As you might have noticed from the montage, Spring is finally here in Philadelphia. What’s even more exciting, Megan-Anne is finished with the MCATs! I am so excited to have my sister back instead of the drama-llama I told you about a couple weekends ago.
For those of you following her journey to becoming a doctor, she feels positive about the test, but won’t get her results back for another 1-2 months. Then, of course, she gets to start the grueling task of applying to med schools. For now, she has a brief respite and gets to have her life back. You’d think she’d be overjoyed at this turn of events, but then you wouldn’t be accounting for the intense knitshame she had over the weekend.
Before our respective lives got busy and we came up with the crazy idea of putting together a pattern book proposal (more on that another day), we both joined Geek Swap on Ravelry and are now participating in a Sherlock themed swap.
If you’re not familiar with the concept, it’s when you swap items with an anonymous partner and receive items back. Swaps usually have minimum requirements like including a skein of nice yarn, handmade items, and snacks. It’s a lot of fun. And who doesn’t love receiving packages in the mail?
As my dear sister is wont to do, instead of knitting someone else’s pattern or designing something simple since we’re busy, she decided that now was a great time to create something really complicated. And while her idea was arguably super boss, she wouldn’t come to terms with how certain aspects of it just wasn’t working.
The beading was making the purse too heavy, so she bought boning to make it keep its shape.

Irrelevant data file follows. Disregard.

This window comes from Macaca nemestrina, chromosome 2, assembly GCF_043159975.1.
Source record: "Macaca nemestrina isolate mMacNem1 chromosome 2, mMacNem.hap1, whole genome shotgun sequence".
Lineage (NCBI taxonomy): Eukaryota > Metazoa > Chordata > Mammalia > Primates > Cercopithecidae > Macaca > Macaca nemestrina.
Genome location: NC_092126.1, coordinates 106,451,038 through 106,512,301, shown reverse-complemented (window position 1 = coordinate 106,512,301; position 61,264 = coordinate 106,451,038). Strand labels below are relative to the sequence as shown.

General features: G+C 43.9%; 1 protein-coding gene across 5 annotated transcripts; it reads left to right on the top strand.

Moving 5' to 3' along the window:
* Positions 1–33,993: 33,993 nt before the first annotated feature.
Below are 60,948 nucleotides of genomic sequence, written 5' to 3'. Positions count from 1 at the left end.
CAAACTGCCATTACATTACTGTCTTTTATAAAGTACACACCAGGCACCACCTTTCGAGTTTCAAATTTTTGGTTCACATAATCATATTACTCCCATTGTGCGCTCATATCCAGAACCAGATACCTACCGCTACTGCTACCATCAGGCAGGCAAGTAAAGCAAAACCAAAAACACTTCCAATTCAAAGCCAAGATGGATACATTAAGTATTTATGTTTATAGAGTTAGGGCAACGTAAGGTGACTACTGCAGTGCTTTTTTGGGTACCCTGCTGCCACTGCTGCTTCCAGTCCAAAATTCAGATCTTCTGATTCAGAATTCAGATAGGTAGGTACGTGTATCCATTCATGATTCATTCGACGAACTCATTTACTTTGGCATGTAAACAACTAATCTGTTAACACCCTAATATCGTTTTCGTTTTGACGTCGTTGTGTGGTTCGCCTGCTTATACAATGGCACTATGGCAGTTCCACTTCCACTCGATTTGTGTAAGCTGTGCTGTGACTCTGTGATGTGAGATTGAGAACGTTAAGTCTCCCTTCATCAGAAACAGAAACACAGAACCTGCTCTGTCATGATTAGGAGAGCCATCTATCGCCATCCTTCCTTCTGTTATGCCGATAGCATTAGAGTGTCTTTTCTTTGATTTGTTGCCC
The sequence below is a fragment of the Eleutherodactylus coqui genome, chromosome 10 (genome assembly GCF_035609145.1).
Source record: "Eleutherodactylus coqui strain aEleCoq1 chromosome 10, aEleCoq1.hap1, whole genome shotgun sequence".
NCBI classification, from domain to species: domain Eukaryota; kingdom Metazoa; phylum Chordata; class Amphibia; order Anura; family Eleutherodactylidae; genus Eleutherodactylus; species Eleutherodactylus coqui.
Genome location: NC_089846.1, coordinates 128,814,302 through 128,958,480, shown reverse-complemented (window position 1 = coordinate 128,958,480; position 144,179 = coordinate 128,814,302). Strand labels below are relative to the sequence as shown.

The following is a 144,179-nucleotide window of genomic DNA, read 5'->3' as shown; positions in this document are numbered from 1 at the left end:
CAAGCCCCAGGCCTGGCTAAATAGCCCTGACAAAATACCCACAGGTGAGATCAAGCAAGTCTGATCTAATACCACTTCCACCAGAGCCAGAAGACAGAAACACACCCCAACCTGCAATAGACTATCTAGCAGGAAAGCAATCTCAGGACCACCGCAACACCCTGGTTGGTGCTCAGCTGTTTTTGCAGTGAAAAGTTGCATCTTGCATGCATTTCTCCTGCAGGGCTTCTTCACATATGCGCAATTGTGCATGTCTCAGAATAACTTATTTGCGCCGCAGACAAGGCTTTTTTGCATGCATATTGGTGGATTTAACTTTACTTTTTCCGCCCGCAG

Halfway up the panel, the beading was even heavier, so she bought plastic mesh to go along with the boning.
With only two rows left in the panel, she looked at me and said, “This purse is going to weigh 10 pounds between the beads and all this stuff I have to put in it. Even then, I’m not sure it’ll keep its shape.” She made a frowny face at me and I responded by making my I-told-you-so-but-I’m-not-going-to-say-it face.
After spending the majority of the weekend hung over (we might have celebrated a little too hard Friday night) and watching her struggle with this design, it was almost a relief to have her look at me and say, “It’s knitshame, isn’t it?”
I’m just as guilty as Megan-Anne when it comes to getting fixated on how the end product should look. We try so hard to make it happen that we oftentimes refuse to consider other options. Options, which might actually be more visibly pleasing or at least easier to make.
I’m not sure if this is pure Indiana-born stubbornness on our parts or if it’s something every designer and knitter/crocheter adjusting a pattern experiences. If you’ve had trouble letting go of a certain design element, blog about it and link back to this page or tell us about it in the comments. We’d love to hear your stories.
“If she falls in a lake holding this bag, she’ll sink to the bottom!”